After a lengthy debate, the Athens-Clarke County Mayor and Commission narrowly voted to rezone a parcel of land on Lexington Road to allow for a new student housing development and new affordable housing in a special called session Tuesday evening.
The plan will allow the developer, Trinitas, to build a new student housing complex on the land as long as it also builds affordable housing units. According to the legislation, the number of workforce dwelling units must equal 15% of the number of non-workforce housing units, and must be completed in phase one of the development. The development will take place in the area between Shadybrook Drive and Lexington Heights.
The accepted plan was a commission-defined option developed by District 2 Commissioner Mariah Parker. Parker voted for the plan alongside District 3 Commissioner Melissa Link, District 5 Commissioner Tim Denson, District 6 Commissioner Jesse Houle and District 7 Commissioner Russell Edwards.
The other five commissioners voted against the plan, and Mayor Kelly Girtz broke the tie by voting in support of the plan.
The predominant argument against the plan was while more affordable housing is needed in Athens, the extra student housing is not. District 10 Commissioner Mike Hamby said that the county shouldn’t have to allow the company to build more student housing in order for the county to get more workforce housing.
“We need to be making sure that we’re not doing some sort of commission quid pro quo-type things where if you do this, then I’ll vote for that,” Hamby said. “We don’t have to allow a four-story building next to a single-family neighborhood.”
Link said she understands the community has concerns, but said the benefits of the project will outweigh its flaws. She said allowing student housing projects on the East side of Athens could encourage more businesses to open in the area.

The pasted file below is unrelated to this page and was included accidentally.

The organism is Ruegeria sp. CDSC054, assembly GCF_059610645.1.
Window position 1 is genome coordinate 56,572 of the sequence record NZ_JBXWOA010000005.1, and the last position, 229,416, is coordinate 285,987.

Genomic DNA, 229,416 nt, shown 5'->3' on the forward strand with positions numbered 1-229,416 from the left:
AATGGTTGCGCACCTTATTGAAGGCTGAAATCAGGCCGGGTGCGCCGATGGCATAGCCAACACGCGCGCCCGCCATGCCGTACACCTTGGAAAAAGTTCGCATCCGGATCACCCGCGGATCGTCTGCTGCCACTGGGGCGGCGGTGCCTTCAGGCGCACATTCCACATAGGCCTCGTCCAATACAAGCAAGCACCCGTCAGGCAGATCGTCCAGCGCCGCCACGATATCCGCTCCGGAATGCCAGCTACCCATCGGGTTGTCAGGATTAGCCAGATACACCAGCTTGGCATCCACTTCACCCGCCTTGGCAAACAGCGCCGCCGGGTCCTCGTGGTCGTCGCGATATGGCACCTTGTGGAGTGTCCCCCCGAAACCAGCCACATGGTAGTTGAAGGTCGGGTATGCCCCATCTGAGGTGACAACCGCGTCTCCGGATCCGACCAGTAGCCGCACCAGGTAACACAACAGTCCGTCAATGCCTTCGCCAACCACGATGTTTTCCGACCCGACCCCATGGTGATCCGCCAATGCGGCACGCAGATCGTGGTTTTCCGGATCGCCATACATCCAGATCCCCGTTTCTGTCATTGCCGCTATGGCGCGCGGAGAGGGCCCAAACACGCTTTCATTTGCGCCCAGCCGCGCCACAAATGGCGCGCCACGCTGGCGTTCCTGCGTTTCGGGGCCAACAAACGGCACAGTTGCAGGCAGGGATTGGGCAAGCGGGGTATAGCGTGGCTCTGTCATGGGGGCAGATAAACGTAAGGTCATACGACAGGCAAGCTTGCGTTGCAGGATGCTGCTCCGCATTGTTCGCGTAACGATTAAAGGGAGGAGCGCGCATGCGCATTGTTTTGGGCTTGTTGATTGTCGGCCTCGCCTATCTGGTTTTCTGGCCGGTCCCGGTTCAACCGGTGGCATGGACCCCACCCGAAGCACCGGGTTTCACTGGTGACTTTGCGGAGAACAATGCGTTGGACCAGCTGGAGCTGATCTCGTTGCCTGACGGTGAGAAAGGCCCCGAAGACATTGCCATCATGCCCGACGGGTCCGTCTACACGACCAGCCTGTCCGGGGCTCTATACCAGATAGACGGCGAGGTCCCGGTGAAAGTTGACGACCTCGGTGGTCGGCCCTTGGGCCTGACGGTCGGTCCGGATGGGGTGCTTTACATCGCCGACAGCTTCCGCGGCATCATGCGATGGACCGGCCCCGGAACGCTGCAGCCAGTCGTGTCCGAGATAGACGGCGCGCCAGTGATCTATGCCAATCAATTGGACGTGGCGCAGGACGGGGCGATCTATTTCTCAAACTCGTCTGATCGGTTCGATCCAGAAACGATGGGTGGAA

District 9 Commissioner Ovita Thornton said the commission shouldn’t approve a project that it knows is flawed. District 8 Commissioner Carol Myers said the project wouldn’t prioritize the Athens community.
“Trinitas does not own this property right now. They have an option to buy on this land. The commitment here is to their profit, not to our community,” Myers said.
Despite half the commission’s objection, Girtz said the project would help alleviate some of the county’s pressure to build more student housing as the University of Georgia grows, as well as the county’s “deep and dramatic” crisis regarding affordable housing.
In a work session immediately following the special called session, commissioners also discussed a master plan to redevelop the north downtown area of Athens. Robert Cheshire, the county’s capital projects director, presented maps of the proposed redevelopment plan. The plan would focus heavily on maintaining and adding affordable housing in the area, Link said.
The redevelopment also takes environmental sustainability into consideration, with solar-power-ready designs, said Christina Davis, development manager at Columbia Residential, a construction company which specializes in low- and moderate-income housing.
The public can make comments on the master plan until Feb. 19, and the final version of the plan will be released to the public on Feb. 23, Cheshire said. It will be submitted to the mayor and commission for consideration on March 2.